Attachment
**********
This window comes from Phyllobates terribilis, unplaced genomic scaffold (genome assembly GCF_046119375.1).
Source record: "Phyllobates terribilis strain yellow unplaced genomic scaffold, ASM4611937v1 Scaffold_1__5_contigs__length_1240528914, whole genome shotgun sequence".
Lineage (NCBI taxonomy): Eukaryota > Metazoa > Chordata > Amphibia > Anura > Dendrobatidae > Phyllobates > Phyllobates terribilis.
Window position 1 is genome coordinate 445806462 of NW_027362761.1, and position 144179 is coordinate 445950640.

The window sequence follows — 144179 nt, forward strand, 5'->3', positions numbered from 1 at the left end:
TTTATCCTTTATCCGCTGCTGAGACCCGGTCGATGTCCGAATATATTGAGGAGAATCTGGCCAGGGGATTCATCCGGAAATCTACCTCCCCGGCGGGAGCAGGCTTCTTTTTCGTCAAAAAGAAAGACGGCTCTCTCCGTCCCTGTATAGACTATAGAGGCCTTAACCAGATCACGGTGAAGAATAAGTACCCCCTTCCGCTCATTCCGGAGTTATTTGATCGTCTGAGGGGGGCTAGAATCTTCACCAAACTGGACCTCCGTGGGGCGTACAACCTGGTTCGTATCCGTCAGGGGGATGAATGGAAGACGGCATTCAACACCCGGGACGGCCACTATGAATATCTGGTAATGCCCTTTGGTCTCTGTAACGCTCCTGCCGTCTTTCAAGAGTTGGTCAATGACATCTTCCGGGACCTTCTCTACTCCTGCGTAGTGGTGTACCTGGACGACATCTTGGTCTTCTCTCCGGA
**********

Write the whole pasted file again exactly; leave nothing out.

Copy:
This window comes from Phyllobates terribilis, unplaced genomic scaffold (genome assembly GCF_046119375.1).
Source record: "Phyllobates terribilis strain yellow unplaced genomic scaffold, ASM4611937v1 Scaffold_1__5_contigs__length_1240528914, whole genome shotgun sequence".
Lineage (NCBI taxonomy): Eukaryota > Metazoa > Chordata > Amphibia > Anura > Dendrobatidae > Phyllobates > Phyllobates terribilis.
Window position 1 is genome coordinate 445806462 of NW_027362761.1, and position 144179 is coordinate 445950640.

The window sequence follows — 144179 nt, forward strand, 5'->3', positions numbered from 1 at the left end:
TTTATCCTTTATCCGCTGCTGAGACCCGGTCGATGTCCGAATATATTGAGGAGAATCTGGCCAGGGGATTCATCCGGAAATCTACCTCCCCGGCGGGAGCAGGCTTCTTTTTCGTCAAAAAGAAAGACGGCTCTCTCCGTCCCTGTATAGACTATAGAGGCCTTAACCAGATCACGGTGAAGAATAAGTACCCCCTTCCGCTCATTCCGGAGTTATTTGATCGTCTGAGGGGGGCTAGAATCTTCACCAAACTGGACCTCCGTGGGGCGTACAACCTGGTTCGTATCCGTCAGGGGGATGAATGGAAGACGGCATTCAACACCCGGGACGGCCACTATGAATATCTGGTAATGCCCTTTGGTCTCTGTAACGCTCCTGCCGTCTTTCAAGAGTTGGTCAATGACATCTTCCGGGACCTTCTCTACTCCTGCGTAGTGGTGTACCTGGACGACATCTTGGTCTTCTCTCCGGA